RESPECT HAS been in existence for just over a month, and we have a mountain to climb in a short time if we want to make an impact. There are just 100 days to go to the 10 June elections. We are focusing on the European and Greater London Assembly election on 10 June because they are run on a proportional system rather than the traditional 'first past the post' system.
That makes it much easier for parties other than the established mainstream lot to make an impact.
Meetings to organise Respect and conventions to select candidates are taking place around the country. We have to move quickly to get a large-scale campaign up and running. The biggest problem we face is that people haven't heard of Respect. When you explain to people what we stand for my experience is that there is a real interest, but we have to get the message out about who we are and what we stand for first.
For me, especially with the short time available, that means going through established networks. It means getting Respect speakers into union branches, tenants' associations and pensioners' groups. These networks can spread the message out to the people they are in touch with.
The media is crucial in getting a high profile. At a local level we need to think of imaginative ways of getting our name and message in the local papers, TV and radio. Think visual-they like an image. We also need to convince people that it is worth voting.
Many people may not take the European and London Assembly elections that seriously, but we can persuade them that a vote for Respect can help put us on the map and really shake things up. Where people are fighting back, like with civil servants in the PCS union or lecturers in the AUT union, we need to be there with the message of Respect. People involved in these fights will be responsive.
We need to have the same spirit and imaginative approach running up to 10 June that we had when building the stop the war demonstrations last year.
Election demands new methods
THE SIZE of the constituencies on 10 June and the proportional system will fundamentally shape the kind of campaign needed. In a local council election the emphasis is on locating people in a particular local ward who may vote for you. That means contacting people through door to door leafleting and canvassing.
In the European and London Assembly elections a very different emphasis is needed. The key is simply to reach as many people as possible with the message 'Vote Respect on 10 June'.
There are 6.8 million people living in the North West Euro constituency, for example, 7.2 million in London, and five million in Yorkshire & Humberside. In the North West, for example, a vote in Whitehaven, Blackpool or Macclesfield is as important as one in Liverpool or Manchester to get Respect to achieve the numbers needed to make an impact.
In London a voter in Merton, Bromley or Hillingdon is as vital as one in Lambeth, Hackney or Tower Hamlets for Respect getting the London-wide vote it needs. So everyone coming out of a major transport hub will have a vote somewhere in the region which they can cast for Respect.
Everyone in a busy regional shopping centre will have a vote they can cast for Respect. People in a major workplace will live all over the place, but will all have a vote they can use to back Respect.
And everyone you meet on the street, on a train or bus, or at work can vote for Respect somewhere. An effective campaign means thinking in these terms. It means emphasising large-scale imaginative campaigning aimed at reaching the biggest number of people across a wide area.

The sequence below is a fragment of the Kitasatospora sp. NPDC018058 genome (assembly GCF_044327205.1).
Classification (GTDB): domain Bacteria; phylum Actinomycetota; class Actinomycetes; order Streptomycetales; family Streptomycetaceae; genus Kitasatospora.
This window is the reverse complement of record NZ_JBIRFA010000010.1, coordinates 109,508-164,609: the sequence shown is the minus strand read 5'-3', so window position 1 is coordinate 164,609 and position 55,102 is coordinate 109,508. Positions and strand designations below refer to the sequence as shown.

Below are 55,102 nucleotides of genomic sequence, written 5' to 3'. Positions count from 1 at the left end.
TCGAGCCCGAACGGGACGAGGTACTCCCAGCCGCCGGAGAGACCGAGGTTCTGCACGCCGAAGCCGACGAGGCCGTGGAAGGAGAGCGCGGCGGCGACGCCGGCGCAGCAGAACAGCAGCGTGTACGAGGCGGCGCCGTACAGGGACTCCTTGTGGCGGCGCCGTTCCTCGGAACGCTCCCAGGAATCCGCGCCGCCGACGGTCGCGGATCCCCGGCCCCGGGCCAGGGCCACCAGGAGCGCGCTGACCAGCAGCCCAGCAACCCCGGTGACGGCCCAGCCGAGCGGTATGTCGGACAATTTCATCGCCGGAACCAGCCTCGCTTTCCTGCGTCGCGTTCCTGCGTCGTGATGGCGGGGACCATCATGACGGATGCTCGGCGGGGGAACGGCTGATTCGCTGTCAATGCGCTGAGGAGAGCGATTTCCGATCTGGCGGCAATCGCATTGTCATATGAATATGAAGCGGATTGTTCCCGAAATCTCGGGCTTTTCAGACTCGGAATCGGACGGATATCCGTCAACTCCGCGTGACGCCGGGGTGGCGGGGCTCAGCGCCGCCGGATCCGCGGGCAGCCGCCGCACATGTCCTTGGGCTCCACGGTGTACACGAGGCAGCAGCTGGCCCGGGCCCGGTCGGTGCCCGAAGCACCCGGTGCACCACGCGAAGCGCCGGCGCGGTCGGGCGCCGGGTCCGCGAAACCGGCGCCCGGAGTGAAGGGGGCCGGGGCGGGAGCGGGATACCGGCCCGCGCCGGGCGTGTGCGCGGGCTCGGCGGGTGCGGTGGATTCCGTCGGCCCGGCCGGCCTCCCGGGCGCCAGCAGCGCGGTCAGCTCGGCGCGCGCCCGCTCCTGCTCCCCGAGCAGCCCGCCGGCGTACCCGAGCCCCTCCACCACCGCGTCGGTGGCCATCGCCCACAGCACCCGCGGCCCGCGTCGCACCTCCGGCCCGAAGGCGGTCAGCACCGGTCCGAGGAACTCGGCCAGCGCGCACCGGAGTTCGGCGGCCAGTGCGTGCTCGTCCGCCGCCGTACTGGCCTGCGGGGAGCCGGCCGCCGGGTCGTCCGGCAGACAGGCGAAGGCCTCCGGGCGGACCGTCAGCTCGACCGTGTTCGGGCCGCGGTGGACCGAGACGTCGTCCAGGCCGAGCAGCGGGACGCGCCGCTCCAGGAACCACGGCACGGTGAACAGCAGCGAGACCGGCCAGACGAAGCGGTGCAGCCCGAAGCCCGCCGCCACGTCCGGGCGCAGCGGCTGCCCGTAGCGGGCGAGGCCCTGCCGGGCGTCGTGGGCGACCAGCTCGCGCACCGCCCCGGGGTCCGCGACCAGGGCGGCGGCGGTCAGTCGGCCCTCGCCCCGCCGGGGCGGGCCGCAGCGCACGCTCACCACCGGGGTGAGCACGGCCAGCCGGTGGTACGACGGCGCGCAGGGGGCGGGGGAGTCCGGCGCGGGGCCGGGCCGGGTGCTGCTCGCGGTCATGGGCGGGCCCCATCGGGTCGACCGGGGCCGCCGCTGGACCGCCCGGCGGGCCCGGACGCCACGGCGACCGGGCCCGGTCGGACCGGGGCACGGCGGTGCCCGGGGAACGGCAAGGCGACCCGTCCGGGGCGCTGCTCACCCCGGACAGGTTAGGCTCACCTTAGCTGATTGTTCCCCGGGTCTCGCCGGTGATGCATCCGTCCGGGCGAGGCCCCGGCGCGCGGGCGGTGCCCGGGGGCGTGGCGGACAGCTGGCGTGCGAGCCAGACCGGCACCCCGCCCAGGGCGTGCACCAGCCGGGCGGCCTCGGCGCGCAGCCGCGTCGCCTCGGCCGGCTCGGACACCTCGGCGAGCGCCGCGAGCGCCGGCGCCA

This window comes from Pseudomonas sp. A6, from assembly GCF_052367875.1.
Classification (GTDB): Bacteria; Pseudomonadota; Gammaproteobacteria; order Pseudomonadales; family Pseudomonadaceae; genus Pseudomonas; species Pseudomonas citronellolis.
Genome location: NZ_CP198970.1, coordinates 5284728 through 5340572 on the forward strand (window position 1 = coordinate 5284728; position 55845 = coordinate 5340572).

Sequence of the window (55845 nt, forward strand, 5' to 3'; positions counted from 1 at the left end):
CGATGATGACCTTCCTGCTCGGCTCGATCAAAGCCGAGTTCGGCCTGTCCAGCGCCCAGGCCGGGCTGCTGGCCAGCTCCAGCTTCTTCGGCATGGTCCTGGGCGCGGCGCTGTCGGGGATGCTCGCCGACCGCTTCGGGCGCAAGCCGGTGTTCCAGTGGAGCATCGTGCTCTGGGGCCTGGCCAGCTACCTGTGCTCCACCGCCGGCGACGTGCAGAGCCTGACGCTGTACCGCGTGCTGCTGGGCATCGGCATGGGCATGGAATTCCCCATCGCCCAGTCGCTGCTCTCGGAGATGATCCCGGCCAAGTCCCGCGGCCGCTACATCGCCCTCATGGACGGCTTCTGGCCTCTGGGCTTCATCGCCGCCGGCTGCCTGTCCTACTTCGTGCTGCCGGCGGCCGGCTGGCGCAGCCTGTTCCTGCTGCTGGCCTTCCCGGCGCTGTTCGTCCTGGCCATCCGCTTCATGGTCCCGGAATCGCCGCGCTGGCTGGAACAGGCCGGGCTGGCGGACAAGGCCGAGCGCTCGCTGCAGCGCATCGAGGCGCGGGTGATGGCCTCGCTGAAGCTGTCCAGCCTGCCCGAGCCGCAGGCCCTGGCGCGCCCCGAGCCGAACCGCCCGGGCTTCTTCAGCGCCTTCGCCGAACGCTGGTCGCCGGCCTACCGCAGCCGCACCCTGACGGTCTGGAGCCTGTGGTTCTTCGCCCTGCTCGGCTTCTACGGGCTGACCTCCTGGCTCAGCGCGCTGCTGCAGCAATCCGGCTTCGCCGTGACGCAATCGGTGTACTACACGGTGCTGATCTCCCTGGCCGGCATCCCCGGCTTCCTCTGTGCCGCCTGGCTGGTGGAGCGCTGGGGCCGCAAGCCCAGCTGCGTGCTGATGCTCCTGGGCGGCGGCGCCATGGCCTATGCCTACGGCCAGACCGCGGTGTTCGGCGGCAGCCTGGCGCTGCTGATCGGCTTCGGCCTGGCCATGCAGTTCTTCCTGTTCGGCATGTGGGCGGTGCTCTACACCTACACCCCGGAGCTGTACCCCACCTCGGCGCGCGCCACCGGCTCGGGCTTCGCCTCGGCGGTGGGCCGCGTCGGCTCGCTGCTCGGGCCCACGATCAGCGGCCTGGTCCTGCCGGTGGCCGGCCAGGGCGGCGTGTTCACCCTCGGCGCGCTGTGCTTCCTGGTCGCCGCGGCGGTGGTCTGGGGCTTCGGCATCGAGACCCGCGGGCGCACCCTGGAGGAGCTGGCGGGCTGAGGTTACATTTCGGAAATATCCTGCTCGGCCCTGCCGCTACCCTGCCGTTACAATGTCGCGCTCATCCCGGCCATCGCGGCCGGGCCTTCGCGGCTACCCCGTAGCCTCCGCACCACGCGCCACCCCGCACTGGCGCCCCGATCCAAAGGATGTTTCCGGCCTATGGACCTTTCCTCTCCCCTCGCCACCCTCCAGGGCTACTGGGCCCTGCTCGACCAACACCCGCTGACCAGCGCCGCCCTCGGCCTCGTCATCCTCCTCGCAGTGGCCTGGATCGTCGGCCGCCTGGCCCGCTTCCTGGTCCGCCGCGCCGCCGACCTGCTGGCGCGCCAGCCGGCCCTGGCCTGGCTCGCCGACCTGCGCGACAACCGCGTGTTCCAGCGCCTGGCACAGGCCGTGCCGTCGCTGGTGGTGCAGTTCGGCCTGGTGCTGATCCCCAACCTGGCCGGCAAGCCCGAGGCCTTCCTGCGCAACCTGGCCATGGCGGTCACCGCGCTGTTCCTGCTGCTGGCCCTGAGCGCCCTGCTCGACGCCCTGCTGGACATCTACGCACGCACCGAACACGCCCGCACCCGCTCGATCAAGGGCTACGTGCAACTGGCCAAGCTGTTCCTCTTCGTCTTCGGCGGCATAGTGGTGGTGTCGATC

To narrow the focus down to chasing individual votes in a ward is fighting the wrong war with the wrong tactics and wrong weapons.
How the voting system will work on 10 June
ON THURSDAY 10 June every voter will be able to vote for a member of the European Parliament. In Britain 87 MEPs are elected in all from 12 giant constituencies. There are just nine Euro constituencies covering the whole of England-and Scotland and Wales are each just a single constituency.
So the South East covers a ring from Oxford to the west of London along the south coast from Portsmouth to Dover and all of Kent. Each party puts forward a regional list of candidates for the election. Seats are allocated within each region in proportion to the share of the vote each party list gets across the whole region.
In the last European elections it was possible to win a seat with around 7.5 percent of votes across a region.
VOTERS IN London will have several votes on 10 June. Among them will be votes for the Greater London Assembly and London mayor. In the assembly elections everyone gets two votes. One is for a traditional 'first past the post' candidate in each of the 14 large constituencies in the capital.
The second is for a London-wide list, which sees candidates elected on the basis of the vote each party list gets across the whole of London. The size of the vote for Respect's London-wide list is the key to making an impact in the assembly elections. People will also have a vote for the mayor.
The Respect executive will be recommending to a London members' meeting on 7 March that the coalition stands a candidate for the mayor.
Respect has produced postcards with three different images by artist Leon Kuhn as campaigning tools.
'Give them to your friends, distribute on protests, leave them in local shops, pubs and libraries, display them on stalls,' says Respect. On the back is a statement about what Respect stands for and contact details. It is pre-addressed so anyone interested in Respect just needs to fill in their details and add a stamp. The postcards come in packs of 100 and cost £5.
They are available from Respect: The Unity Coalition, Winchester House, 259-269 Old Marylebone Road, London NW1 5RA.